The RBI has built up about Rs 10 lakh crore in capital reserves and the government, desperate for money to pay for election-year promises, wants to raid the cookie jar. It claims that the RBI has more reserves than it needs, and must give the surplus to the government. After all, it costs money to pay for toilets, homes and healthcare for all, loan waivers, pay revisions for government employees, OROP, MSP etc. There is no free lunch—someone has to pay for all this.
The reality is that the government has promised too many things to too many people, and now it doesn’t know how to pay for them. Its fiscal deficit has climbed over 3.5% (of GDP) and is likely to get worse. The fiscal deficit for 2018-19 is already 95 per cent of the budgeted estimate in just the first five months of this year, and this is BEFORE additional expenses related to loan waivers, the MSP hike, the recently launched healthcare scheme, and the big elephant in the room, the recapitalisation of government banks. On the revenue side, GST revenues have been about 13% below estimates and are unlikely to pick up because the government refuses to understand that the only way to increase compliance is by simplifying GST with one single tax rate across all products and services.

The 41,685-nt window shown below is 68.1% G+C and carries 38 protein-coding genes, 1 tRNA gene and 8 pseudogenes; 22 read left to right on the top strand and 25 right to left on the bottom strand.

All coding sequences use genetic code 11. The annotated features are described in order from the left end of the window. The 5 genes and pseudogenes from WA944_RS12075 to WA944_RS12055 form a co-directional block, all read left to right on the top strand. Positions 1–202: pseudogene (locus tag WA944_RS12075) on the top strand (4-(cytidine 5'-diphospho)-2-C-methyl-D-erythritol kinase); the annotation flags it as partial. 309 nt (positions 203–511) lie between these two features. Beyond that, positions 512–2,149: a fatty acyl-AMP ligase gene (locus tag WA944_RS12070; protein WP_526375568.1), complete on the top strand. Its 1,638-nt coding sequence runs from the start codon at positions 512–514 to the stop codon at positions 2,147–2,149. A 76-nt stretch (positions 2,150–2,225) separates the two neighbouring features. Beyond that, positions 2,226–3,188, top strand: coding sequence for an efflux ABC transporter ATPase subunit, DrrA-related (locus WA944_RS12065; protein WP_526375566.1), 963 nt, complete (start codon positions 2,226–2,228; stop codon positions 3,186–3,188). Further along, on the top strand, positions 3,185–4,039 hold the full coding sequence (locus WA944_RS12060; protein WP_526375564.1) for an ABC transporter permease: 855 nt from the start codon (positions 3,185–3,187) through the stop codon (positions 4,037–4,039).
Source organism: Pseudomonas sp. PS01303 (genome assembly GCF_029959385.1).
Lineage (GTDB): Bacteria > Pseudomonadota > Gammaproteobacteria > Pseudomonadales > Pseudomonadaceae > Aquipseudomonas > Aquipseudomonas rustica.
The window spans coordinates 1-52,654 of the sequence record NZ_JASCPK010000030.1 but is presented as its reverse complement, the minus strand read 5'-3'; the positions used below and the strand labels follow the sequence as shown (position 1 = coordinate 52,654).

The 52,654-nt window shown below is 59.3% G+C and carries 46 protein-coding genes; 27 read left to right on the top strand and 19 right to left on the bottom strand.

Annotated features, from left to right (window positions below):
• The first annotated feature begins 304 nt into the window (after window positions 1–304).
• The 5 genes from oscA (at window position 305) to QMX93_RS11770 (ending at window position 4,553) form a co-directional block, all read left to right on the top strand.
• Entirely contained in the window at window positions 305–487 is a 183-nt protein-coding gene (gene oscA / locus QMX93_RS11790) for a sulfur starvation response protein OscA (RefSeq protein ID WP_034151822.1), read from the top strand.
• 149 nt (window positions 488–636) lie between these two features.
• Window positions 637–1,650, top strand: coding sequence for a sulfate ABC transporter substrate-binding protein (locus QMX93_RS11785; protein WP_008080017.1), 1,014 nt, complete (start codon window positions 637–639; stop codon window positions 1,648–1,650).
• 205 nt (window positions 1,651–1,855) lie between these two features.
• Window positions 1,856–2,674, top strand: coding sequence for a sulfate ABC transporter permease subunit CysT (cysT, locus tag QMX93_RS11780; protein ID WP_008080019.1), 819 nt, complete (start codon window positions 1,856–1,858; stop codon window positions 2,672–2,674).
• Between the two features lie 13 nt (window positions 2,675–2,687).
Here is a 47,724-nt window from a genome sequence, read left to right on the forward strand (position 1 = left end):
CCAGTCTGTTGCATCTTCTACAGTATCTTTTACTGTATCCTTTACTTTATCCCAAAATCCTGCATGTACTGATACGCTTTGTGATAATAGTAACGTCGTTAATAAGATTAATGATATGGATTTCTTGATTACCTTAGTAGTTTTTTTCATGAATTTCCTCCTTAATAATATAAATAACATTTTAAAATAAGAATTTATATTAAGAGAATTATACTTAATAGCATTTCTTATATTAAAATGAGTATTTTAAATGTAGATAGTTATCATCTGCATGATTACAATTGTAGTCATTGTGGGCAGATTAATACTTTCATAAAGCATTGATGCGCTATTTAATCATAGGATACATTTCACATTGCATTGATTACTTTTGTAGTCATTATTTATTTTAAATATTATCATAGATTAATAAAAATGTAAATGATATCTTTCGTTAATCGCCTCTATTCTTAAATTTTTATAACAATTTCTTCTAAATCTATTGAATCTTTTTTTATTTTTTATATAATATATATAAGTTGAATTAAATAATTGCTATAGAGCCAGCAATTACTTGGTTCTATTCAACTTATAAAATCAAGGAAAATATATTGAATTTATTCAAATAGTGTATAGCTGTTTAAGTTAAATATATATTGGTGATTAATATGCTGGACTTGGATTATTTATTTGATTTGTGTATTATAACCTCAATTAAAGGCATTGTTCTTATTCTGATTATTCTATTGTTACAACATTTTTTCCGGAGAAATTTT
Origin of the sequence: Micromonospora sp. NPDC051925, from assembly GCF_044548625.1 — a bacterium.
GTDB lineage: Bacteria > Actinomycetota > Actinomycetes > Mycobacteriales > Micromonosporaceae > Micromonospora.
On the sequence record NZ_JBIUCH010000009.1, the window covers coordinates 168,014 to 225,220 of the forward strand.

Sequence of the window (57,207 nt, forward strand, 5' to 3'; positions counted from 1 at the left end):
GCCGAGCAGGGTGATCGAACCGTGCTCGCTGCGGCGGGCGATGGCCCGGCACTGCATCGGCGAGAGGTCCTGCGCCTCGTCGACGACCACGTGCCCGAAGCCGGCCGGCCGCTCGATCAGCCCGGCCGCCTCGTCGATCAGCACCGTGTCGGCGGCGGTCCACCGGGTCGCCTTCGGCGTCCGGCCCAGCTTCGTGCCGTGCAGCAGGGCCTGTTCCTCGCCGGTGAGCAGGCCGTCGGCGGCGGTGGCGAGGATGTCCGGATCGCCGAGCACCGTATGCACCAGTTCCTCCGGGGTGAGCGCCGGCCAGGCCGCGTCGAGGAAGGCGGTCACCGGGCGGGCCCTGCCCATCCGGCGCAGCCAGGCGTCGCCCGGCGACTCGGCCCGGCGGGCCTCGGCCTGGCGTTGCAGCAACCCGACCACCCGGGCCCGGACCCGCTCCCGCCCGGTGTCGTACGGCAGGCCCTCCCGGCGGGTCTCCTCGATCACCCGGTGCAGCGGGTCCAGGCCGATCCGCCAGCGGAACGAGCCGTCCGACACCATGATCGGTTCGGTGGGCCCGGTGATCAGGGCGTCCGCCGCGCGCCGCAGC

The government is now hoping it can raid the RBI reserves for money but the RBI says that it cannot, both legally and prudently, give up this reserve. And this is the genesis of the contention between the RBI and government.
Does the government have a case?